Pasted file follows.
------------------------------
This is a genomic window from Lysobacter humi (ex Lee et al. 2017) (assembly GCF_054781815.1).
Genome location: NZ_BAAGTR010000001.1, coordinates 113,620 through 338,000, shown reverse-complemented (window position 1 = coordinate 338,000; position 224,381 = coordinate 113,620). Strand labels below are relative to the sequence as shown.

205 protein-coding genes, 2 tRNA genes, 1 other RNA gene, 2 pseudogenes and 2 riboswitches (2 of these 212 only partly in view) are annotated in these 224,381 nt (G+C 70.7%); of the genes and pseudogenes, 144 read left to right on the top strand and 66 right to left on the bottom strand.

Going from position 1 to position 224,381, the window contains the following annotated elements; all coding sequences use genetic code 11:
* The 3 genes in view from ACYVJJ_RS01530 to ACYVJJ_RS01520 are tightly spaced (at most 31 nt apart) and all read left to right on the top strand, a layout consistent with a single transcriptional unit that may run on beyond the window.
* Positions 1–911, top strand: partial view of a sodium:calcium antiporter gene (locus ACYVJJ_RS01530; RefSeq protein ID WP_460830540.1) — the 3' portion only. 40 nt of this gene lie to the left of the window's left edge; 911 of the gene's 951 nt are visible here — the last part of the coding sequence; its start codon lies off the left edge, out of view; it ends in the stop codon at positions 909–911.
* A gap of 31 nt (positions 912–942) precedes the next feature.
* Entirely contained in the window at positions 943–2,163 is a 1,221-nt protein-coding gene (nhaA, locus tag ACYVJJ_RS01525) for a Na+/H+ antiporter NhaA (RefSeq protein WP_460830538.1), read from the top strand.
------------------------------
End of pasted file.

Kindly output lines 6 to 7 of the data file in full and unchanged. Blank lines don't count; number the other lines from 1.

* Positions 1–911, top strand: partial view of a sodium:calcium antiporter gene (locus ACYVJJ_RS01530; RefSeq protein ID WP_460830540.1) — the 3' portion only. 40 nt of this gene lie to the left of the window's left edge; 911 of the gene's 951 nt are visible here — the last part of the coding sequence; its start codon lies off the left edge, out of view; it ends in the stop codon at positions 909–911.
* A gap of 31 nt (positions 912–942) precedes the next feature.